Coroutines in one page of C

Yossi Kreinin August 20, 201315 comments

A coroutine is a function that you can jump back into after returning from it - and it remembers where it was in the code, and all the variables. This is very useful at times.

One use is generating a sequence of values. Here's how you can generate all the x,y pairs in a 2D range in Python:

def iterate(max_x, max_y): for x in range(max_x): for y in range(max_y): yield x,y for x,y in iterate(2,2): print x,y

This prints:

0 0 0 1 1 0 1 1

The yield keyword is like...


StrangeCPU #1. A new CPU

Victor Yurkovsky February 24, 20136 comments

Summary: In this multi-part series I will share with you a design, implementation notes and code for a slightly different kind of a CPU featuring a novel token machine that resolves an 8-bit token to pretty much any address in a 32-bit or even 64-bit address space, using not much more than an adder.

Table of Contents:
  • Part 1: A new CPU - technology review, re-examination of the premises;  StrangeCPU concepts; x86 notes.

2022 Embedded Online Conference - Final Push!

Stephane Boucher April 8, 2022

With the Embedded Online Conference only a couple of weeks away, we are now doing a final push to ensure that as many engineers as possible who could benefit from the conference are aware of it. 

If you'd like to help us spread the word, not only will you make our day, but you'll also earn a chance to win one of TWO Saleae Logic Pro 8.     

Prize: TWO Saleae Logic Pro 8Raffle...

The 2021 DSP/ML Online Conference

Stephane Boucher September 29, 2021

The 2021 DSP/ML Online Conference is just around the corner and this year again, the program is packed with opportunities to learn.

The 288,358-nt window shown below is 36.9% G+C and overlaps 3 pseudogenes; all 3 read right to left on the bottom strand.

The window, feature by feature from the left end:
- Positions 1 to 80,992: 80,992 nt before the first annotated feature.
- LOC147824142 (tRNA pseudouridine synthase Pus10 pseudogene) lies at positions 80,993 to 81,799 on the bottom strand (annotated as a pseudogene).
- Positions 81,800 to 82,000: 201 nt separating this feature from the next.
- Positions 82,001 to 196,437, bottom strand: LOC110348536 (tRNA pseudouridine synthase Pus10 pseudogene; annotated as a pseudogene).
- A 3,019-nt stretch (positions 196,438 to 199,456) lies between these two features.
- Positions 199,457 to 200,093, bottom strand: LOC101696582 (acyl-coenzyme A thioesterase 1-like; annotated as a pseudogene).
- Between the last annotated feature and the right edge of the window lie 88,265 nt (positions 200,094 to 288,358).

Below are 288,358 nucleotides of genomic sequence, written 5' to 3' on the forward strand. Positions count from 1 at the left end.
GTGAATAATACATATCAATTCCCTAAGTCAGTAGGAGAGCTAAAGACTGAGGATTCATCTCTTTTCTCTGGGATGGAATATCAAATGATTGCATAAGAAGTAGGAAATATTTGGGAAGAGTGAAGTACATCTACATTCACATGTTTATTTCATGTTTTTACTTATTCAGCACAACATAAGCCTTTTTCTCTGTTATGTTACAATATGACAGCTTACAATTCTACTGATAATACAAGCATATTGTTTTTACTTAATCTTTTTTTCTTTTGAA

By registering for the conference, not only will you have full access to all talks, workshops, and Q&A sessions at this year's event, but you'll also gain instant access to all talks from last year's edition.  

We've asked the speakers to tell me a few words about their sessions, here are some of the answers we've...


Embedded Online Conference 2021 - Watch the Speakers Share their Thoughts on the Value for Attendees

Stephane Boucher May 4, 20212 comments

Over the last few weeks, we've had a chance to chat with some of the speakers at the upcoming Embedded Online Conference.  We asked them to share their thoughts on conferences and the Embedded Online Conference in particular.  Here are their answers edited together in one video:

  

If you are not registered yet for the conference but are considering it, please make sure to use the promo code ER149 to save more than 40% on your registration...


8 Weeks - 8 Giveaways!

Stephane Boucher March 10, 2021

If for some reason, you've been putting off registering for the upcoming 2021 Embedded Online Conference, here are 8 good reasons to register today.

The idea is simple; if you are registered for the conference by the 'raffle date' for any of the following giveaways, you'll automatically be entered into the draw.

So for instance, if you are already registered for the conference or register before March the 22nd, you'll be automatically entered into the 8 draws...